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David Brown

Is Your Jewelry Store Really Making a Profit?

Your financial reports tell one story. Your effort another.

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DOES YOUR jewelry business really make a profit? This question normally only gets answered annually when the financial reports come back from the CPA and often raises the question: Where has all the money gone?

But in this article we aren’t just taking into account the results from a financial-reporting viewpoint. When looking at the financial reports it’s important to add back any non-trading expenses (or non-trading income) to get a fair answer  on business performance.

As part of tax planning, most CPAs will allocate income to owners or even family members to spread income and minimize tax. These allocations, however, may not reflect the fair contributions made to the business.

If you want to determine the business results you are achieving, add back any wage allocation that has been made to show the full business profit. Then you need to deduct a fair wage for all parties involved to show the true profit after exertion.

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When discussing end-of-year results, many business owners forget the return they make must be measured against two components:

Return on Investment: How much money has been invested in the store? There is a cost to any business ownership and that’s not only the cost of the investment but the opportunity cost of putting your money elsewhere. ROI needs to be based on the current value of the business investment, i.e. if the store were sold today how much money would there be to invest elsewhere? Based on this figure a return of between 20-30 percent needs to be achieved to reflect the fair risk involved with being a business owner. Some argue this percentage is too high given current interest rates. But I would counter with the view that business is more risky than it was five years ago and as such the risk premium, the difference between bank interest rates and the ROI you should seek, justifies this level of return.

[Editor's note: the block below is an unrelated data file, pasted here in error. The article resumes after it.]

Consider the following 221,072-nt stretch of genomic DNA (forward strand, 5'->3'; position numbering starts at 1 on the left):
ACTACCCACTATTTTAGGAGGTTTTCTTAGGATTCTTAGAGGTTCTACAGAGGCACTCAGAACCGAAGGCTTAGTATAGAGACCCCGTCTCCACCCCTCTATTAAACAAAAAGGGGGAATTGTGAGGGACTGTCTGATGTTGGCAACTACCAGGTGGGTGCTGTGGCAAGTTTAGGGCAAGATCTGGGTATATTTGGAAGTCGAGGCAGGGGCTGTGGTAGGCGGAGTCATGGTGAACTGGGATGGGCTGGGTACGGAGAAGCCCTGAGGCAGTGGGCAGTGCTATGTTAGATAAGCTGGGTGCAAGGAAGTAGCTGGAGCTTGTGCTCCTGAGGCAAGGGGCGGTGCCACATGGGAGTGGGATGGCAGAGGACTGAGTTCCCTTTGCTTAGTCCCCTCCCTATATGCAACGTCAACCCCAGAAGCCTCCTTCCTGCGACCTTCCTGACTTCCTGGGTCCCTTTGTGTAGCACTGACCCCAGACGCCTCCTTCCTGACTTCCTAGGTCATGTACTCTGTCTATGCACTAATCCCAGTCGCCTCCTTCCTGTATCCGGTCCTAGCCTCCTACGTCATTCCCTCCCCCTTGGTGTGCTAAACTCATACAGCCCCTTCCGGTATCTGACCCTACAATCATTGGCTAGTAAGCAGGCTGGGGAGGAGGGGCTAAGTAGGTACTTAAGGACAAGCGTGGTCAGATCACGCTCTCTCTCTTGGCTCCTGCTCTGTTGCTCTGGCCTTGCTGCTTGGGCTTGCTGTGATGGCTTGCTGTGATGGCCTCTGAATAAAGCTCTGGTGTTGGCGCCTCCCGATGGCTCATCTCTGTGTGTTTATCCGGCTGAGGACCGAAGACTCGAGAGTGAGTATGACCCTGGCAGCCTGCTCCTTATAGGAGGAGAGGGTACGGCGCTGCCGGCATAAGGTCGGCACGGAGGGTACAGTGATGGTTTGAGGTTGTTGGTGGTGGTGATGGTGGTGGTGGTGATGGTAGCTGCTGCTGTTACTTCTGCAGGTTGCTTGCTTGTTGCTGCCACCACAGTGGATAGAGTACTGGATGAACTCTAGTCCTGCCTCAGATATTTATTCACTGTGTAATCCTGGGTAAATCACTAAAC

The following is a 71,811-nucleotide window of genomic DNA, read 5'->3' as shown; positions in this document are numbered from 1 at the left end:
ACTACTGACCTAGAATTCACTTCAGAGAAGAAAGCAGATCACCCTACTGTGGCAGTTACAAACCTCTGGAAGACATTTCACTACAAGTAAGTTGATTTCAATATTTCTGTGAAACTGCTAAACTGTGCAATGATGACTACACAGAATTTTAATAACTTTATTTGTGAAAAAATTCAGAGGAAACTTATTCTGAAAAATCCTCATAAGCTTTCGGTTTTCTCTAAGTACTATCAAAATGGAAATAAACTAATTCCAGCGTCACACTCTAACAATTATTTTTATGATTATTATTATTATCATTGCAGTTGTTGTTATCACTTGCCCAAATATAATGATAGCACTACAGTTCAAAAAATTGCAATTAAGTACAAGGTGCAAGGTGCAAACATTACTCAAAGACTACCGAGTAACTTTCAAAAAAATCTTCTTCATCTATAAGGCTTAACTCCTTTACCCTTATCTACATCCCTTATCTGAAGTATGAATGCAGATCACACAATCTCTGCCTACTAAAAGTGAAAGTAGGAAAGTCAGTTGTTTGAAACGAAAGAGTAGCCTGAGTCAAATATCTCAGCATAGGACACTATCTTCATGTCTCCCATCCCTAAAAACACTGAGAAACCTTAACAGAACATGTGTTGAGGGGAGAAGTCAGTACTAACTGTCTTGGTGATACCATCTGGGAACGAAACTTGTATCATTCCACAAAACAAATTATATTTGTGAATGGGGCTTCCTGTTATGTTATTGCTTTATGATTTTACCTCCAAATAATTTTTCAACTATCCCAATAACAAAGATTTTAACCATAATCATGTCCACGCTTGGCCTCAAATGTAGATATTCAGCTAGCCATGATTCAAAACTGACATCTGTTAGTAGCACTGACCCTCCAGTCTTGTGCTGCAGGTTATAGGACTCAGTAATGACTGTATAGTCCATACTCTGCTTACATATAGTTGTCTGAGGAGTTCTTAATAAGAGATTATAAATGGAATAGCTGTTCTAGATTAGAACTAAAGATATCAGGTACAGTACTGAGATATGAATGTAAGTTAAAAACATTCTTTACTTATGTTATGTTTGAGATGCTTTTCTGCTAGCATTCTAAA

Return on Effort: This part often goes uncounted. Owners are notoriously bad for discounting or even disregarding the time and effort they put into their stores. In reality, there is a cost to this — and again an opportunity cost of working elsewhere. What would you pay someone to do the hours you do and have the responsibilities you have.

So calculate the ROI you would expect from the money you have in your store. Add on the wages you or others would deserve for doing what you do. Then look at the total.

How does that compare to your profit for last year?

David Brown is the President of The Edge Retail Academy (sister company of The Edge), who provide expert consulting services to help with all facets of your business including inventory management, staffing, sales techniques, financial growth and retirement planning...All custom-tailored to your store’s needs. By utilizing the power of The Edge, we analyze major Key Performance Indicators that point to your store’s current challenges and future opportunities. Edge Pulse is the ideal add-on to the Edge, to better understand critical sales and inventory data to improve business profitability. It benchmarks your store against 1100+ other Edge Users and ensures you stay on top of market trends. 877-569-8657, Ext. 001 or [email protected] or www.EdgeRetailAcademy.com

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SPONSORED VIDEO

Celebrate Your Retirement with Wilkerson

For nearly three decades, Suzanne and Tom Arnold ran a successful business at Facets Fine Jewelry in Arlington, Va. But the time came when the Arnolds wanted to do some of the things you put off while you’ve got a business to run. “We decided it was time to retire,” says Suzanne, who claims the couple knew how to open a store, how to run a store but “didn’t know how to close a store.” So, they hired Wilkerson to do it for them. When she called, Suzanne says Wilkerson offered every option for the sale she could have hoped for. Better still, “the sale exceeded our financial goals like crazy,” she says. And customers came, not only to take advantage of the going-out-of-business buys and mark-downs, but to wish a bon voyage to the beloved proprietors of a neighborhood institution. “People were celebrating our retirement, and that was so special,” says says.

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